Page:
A Canadian book blog: Publishing, marketing, books and technology from a Canadian perspective

Sunday, October 30, 2011

Book Review: The Virgin Cure by Ami McKay


Ami McKay’s second novel is sure to be a bestseller just like the first.

I am Moth, a girl from the lowest part of Chrystie Street, born to a slum-house mystic and the man who broke her heart.

So begins The Virgin Cure, a story about a street girl named Moth who is lured by the street savvy Mae into Miss Everett’s brothel for girls. Set in the 1800s in New York, girls as young as 12 are preyed upon by those wishing to make a buck or to pay a large sum to be a girl’s first. Sadly there are many gentlemen willing to sleep with young girls and, more depressing, there are many who believe virgins will cure syphillus.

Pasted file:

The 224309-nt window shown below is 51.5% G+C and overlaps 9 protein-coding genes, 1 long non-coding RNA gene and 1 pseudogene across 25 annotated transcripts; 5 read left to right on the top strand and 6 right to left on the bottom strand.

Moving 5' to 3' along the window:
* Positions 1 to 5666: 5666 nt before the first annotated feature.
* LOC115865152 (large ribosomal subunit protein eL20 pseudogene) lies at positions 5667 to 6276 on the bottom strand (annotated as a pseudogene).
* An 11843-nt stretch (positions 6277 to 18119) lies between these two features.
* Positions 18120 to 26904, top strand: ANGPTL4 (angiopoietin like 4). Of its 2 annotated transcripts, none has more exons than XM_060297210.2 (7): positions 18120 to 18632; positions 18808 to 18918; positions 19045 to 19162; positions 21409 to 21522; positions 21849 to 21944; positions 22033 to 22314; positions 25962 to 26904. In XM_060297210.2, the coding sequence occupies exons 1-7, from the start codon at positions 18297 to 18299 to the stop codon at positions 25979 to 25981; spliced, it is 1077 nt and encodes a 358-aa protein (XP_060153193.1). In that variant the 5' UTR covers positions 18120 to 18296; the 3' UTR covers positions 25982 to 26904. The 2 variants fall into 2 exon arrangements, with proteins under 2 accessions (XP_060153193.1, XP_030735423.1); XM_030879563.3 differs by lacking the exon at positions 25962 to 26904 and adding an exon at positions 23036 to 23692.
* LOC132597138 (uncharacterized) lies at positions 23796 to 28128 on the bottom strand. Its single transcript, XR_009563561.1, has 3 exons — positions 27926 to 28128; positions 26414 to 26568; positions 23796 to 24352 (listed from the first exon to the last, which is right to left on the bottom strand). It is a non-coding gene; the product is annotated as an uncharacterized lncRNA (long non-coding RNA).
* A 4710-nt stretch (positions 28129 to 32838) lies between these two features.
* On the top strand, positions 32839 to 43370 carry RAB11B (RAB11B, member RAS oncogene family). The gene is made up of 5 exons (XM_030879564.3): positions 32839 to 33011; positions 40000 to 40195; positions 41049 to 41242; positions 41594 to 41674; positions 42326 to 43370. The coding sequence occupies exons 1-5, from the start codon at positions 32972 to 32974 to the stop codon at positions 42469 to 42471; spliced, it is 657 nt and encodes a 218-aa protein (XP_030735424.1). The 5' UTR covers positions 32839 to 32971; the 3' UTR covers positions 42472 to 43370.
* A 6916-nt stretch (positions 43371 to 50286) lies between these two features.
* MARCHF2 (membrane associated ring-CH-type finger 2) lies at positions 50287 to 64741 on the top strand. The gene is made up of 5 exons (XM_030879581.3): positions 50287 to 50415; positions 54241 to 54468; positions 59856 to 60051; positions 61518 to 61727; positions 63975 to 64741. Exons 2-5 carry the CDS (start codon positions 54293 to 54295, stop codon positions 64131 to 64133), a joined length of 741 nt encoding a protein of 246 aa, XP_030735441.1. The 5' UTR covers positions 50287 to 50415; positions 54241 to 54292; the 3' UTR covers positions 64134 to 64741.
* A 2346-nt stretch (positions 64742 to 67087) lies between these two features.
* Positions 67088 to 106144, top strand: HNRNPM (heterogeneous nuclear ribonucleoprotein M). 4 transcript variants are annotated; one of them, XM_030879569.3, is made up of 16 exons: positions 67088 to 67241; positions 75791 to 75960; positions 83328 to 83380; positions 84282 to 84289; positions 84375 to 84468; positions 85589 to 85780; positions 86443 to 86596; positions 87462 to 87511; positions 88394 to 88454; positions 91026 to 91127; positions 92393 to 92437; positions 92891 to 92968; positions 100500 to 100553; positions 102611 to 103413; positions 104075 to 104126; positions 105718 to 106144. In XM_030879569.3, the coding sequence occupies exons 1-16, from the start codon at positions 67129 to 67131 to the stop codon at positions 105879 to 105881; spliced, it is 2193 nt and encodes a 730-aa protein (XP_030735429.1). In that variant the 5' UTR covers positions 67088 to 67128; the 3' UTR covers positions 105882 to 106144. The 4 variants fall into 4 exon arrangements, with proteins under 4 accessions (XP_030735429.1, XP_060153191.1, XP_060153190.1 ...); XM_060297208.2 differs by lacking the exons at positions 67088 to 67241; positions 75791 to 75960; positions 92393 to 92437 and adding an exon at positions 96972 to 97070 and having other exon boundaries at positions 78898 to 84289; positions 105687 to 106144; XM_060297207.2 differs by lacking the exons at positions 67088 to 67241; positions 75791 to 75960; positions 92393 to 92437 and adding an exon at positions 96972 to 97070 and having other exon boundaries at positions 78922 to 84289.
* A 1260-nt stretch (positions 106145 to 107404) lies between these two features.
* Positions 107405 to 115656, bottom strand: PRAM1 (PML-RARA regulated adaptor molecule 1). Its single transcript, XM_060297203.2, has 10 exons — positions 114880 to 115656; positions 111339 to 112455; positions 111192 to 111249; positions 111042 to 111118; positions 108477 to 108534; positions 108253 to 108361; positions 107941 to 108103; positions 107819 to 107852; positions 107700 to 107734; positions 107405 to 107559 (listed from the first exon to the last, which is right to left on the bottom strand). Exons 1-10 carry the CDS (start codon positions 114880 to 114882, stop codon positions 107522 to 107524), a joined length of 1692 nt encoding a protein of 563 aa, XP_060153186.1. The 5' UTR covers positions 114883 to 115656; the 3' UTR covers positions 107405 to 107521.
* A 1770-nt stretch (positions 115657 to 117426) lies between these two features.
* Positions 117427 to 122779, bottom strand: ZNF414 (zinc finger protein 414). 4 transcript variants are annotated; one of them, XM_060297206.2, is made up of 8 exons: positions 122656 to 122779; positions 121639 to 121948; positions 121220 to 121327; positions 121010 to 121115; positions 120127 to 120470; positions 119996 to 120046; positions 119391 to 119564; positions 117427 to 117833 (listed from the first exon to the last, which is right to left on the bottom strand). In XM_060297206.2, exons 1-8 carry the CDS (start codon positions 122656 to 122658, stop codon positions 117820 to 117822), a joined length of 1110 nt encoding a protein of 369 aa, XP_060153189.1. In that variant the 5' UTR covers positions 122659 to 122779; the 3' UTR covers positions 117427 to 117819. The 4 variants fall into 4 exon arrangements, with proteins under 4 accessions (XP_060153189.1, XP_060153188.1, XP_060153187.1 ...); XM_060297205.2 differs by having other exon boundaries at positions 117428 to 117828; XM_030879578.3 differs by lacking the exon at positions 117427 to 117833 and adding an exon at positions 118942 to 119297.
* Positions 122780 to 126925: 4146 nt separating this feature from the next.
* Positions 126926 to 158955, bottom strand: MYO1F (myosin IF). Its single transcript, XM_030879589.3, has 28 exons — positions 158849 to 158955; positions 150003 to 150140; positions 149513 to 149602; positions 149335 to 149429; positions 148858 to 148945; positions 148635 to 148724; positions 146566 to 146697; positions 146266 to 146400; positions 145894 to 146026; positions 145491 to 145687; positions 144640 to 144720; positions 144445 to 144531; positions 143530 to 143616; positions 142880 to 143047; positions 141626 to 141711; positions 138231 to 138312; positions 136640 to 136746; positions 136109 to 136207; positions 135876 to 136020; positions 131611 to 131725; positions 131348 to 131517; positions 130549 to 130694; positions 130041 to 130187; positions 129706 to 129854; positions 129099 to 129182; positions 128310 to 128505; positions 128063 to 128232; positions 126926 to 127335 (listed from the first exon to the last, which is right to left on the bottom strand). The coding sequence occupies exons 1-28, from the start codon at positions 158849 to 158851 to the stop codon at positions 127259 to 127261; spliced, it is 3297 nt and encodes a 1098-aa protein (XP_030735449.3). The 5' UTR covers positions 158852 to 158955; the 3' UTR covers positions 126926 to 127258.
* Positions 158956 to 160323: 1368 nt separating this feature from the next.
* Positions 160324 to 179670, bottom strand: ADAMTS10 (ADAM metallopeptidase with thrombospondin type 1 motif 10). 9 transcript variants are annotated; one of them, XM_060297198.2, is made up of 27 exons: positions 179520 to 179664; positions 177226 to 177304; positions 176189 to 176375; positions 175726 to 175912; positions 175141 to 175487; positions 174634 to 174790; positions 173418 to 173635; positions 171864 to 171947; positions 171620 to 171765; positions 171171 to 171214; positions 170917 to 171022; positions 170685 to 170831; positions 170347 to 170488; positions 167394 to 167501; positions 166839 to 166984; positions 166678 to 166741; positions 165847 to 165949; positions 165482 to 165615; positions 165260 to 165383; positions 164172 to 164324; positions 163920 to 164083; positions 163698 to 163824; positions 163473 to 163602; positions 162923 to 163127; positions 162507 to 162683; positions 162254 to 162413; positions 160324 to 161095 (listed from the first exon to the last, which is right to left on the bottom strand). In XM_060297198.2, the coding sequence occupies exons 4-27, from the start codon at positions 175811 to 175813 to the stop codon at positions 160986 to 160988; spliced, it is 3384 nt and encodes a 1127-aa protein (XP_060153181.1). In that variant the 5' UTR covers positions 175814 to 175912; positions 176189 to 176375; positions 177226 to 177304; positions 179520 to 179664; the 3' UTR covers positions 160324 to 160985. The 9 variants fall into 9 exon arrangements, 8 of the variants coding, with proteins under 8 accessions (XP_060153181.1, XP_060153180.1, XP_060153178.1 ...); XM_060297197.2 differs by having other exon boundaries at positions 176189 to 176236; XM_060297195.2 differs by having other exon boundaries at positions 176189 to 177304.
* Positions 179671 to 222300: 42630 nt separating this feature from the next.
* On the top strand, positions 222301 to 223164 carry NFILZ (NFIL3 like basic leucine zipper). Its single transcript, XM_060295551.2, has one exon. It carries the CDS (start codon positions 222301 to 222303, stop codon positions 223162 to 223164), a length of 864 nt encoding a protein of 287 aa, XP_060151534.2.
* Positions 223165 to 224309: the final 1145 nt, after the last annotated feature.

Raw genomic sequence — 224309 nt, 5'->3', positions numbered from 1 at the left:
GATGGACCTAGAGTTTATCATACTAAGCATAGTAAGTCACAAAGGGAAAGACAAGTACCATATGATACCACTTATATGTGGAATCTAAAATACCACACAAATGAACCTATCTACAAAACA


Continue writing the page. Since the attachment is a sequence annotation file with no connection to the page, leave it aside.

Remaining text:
Moth is 12, and like many girls from poor families, is sold. Money changes hands and she goes first to Mrs. Wentworth as a ladies maid. But Mrs. Wentworth likes to beat pretty girls so Moth runs away only to find that her mother is no longer living in their apartment. With no where to go, she’s left to her own devices until she is “saved” by Miss Everett, who trains young girls in the art of seduction and then sells their first trick for a lovely sum to well-to-do gentlemen including the Chief of Dectectives, bankers, and politicians. Thankfully Mr. Dink (no pun apparently intended) and Dr. Sadie (a lady physician dedicated to serving the needs of women and children) provide Moth a means to live beyond the street or the whorehouse. The question is whether she’ll take these offers.

The Virgin Cure is a novel about friendship and betrayal, and it’s a ficitionalized account of McKay’s great, great- grandmother who was a lady physician in NYC during this time.

The Virgin Cure by Ami McKay
published by Knopf in hardcover and ebook
Canadian author

Visit Ami McKay’s website


Commenting is not available in this weblog entry.